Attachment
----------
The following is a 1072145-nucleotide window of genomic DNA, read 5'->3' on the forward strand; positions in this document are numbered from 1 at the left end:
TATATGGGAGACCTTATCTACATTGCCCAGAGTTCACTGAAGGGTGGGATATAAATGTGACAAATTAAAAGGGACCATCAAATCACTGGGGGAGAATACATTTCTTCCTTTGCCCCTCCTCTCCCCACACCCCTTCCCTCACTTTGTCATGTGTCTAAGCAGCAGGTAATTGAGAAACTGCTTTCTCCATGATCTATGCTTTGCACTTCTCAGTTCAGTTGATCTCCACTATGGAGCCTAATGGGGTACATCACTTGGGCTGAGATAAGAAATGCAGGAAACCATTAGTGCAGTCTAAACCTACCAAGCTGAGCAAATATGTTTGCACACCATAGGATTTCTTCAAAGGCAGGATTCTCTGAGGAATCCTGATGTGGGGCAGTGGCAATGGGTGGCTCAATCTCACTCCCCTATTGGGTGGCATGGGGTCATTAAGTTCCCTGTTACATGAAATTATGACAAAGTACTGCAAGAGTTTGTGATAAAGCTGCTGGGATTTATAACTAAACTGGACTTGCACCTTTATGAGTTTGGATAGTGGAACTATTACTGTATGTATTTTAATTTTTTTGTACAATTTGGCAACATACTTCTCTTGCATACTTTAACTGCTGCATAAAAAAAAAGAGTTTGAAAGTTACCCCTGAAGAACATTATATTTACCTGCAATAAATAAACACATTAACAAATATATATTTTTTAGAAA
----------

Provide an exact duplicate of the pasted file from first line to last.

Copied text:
The following is a 1072145-nucleotide window of genomic DNA, read 5'->3' on the forward strand; positions in this document are numbered from 1 at the left end:
TATATGGGAGACCTTATCTACATTGCCCAGAGTTCACTGAAGGGTGGGATATAAATGTGACAAATTAAAAGGGACCATCAAATCACTGGGGGAGAATACATTTCTTCCTTTGCCCCTCCTCTCCCCACACCCCTTCCCTCACTTTGTCATGTGTCTAAGCAGCAGGTAATTGAGAAACTGCTTTCTCCATGATCTATGCTTTGCACTTCTCAGTTCAGTTGATCTCCACTATGGAGCCTAATGGGGTACATCACTTGGGCTGAGATAAGAAATGCAGGAAACCATTAGTGCAGTCTAAACCTACCAAGCTGAGCAAATATGTTTGCACACCATAGGATTTCTTCAAAGGCAGGATTCTCTGAGGAATCCTGATGTGGGGCAGTGGCAATGGGTGGCTCAATCTCACTCCCCTATTGGGTGGCATGGGGTCATTAAGTTCCCTGTTACATGAAATTATGACAAAGTACTGCAAGAGTTTGTGATAAAGCTGCTGGGATTTATAACTAAACTGGACTTGCACCTTTATGAGTTTGGATAGTGGAACTATTACTGTATGTATTTTAATTTTTTTGTACAATTTGGCAACATACTTCTCTTGCATACTTTAACTGCTGCATAAAAAAAAAGAGTTTGAAAGTTACCCCTGAAGAACATTATATTTACCTGCAATAAATAAACACATTAACAAATATATATTTTTTAGAAA